8 November 2020

Sandro Mazzola - footballer

Tragedy instilled determination to succeed

Sandro Mazzola wore the famous colours of Inter for his whole career
Sandro Mazzola wore the famous
colours of Inter for his whole career
The footballer Sandro Mazzola, widely regarded as one of Italy’s greatest players after a glittering career with Internazionale of Milan and the Italian national team, was born on this day in 1942 in Turin.

A forward or attacking midfield player with all the attributes of the world’s best players, Mazzola won four Serie A titles and two European Cups for Inter-Milan, largely under the coaching of Helenio Herrero. His goals tally in Serie A games alone was 116 in 417 appearances. He was capped 70 times by the national team, part of the side that won the 1968 European championships and reached the World Cup final in 1970.

Mazzola always saw his success as a tribute to his father, Valentino, a brilliant player who was captain of the Torino team that was almost entirely wiped out in the Superga air disaster of 1949, when a plane carrying the team back from a friendly in Portugal crashed in thick fog into the rear wall of the Basilica of Superga, which overlooks the city of Turin.

His parents had divorced in 1946 but Valentino won custody of his son and instilled in him a love of football, as well as teaching him the basic skills. Sandro was only six when his father was killed and would later reveal that it was his desire to preserve the memory of their brief time together and build on Valentino’s legacy that drove him on to succeed.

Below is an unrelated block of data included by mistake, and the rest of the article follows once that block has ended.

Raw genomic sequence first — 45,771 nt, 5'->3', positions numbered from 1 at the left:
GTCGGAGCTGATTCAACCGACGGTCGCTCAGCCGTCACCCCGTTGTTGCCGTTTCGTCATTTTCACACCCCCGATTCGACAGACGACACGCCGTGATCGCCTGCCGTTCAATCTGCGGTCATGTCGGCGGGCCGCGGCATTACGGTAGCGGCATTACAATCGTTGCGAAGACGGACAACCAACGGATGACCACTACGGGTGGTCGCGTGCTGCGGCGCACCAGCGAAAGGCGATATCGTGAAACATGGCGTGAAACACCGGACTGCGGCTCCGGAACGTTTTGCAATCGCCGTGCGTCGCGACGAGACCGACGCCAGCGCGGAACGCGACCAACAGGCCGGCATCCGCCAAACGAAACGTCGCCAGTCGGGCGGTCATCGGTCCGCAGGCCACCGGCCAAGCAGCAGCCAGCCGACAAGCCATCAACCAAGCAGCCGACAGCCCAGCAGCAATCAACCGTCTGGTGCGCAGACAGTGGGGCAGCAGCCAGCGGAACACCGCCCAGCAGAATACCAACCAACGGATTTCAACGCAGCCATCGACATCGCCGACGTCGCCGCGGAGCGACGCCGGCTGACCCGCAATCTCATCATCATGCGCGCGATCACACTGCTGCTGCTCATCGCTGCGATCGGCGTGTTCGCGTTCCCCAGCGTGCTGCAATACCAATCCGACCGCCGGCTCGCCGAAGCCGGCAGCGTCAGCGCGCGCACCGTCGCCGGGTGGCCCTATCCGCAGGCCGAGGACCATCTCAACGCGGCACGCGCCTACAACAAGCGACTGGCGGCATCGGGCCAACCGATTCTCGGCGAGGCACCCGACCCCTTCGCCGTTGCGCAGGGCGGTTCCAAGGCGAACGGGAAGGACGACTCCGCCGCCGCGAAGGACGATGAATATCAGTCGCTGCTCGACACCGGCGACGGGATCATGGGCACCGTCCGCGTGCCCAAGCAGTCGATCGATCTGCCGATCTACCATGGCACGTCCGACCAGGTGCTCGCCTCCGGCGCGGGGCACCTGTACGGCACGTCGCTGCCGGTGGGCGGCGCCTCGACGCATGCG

He developed his career with Inter rather than Torino after a close friend of his father, the Inter forward Benito Lorenzi, persuaded his mother that Sandro and his brother, Ferruccio, should sign up as mascots for the Milan club.

Mazzola with his father, Valentino, a short time before his father died
Mazzola with his father, Valentino, a
short time before his father died 
Although they had little to do but lead the team out on match day, mascots were rewarded with a bonus if the team won of up to 10,000 lire, which helped their mother support them after they joined the Inter Milan youth academy. Both were good enough to sign professional contracts in 1960.

Ferruccio would find success elsewhere, with Venezia and then Lazio, but Sandro remained with Inter for his entire career, making his debut in 1961. It was hardly a glorious debut, a team packed with youth team players suffering a 9-1 thrashing by Juventus, although Mazzola did score Inter’s solitary goal, from the penalty spot.

Herrera’s teams were notoriously defensive, preferring to allow the opposing team to dominate possession with a view to hitting them on the counter-attack. Already feeling the pressure of expectation that came with being Valentino Mazzola’s son, Sandro knew he had to do outstanding things to make his presence count as an attacking player under Herrera’s regime.

He lacked the grace, perhaps, of his father, who was a sleek inside forward who scored a remarkable 118 goals in 195 league matches for Torino, but more than made up for it in speed and work-rate, while also possessing creativity and an eye for goal.

He became an integral part of Herrera’s team, which between 1963 and 1966 won Serie A three times, the European Cup twice and the Intercontinental Cup twice.  Mazzola scored twice as Inter beat Real Madrid in the 1964 European Cup final and was the top scorer in Serie A with 17 goals the following season.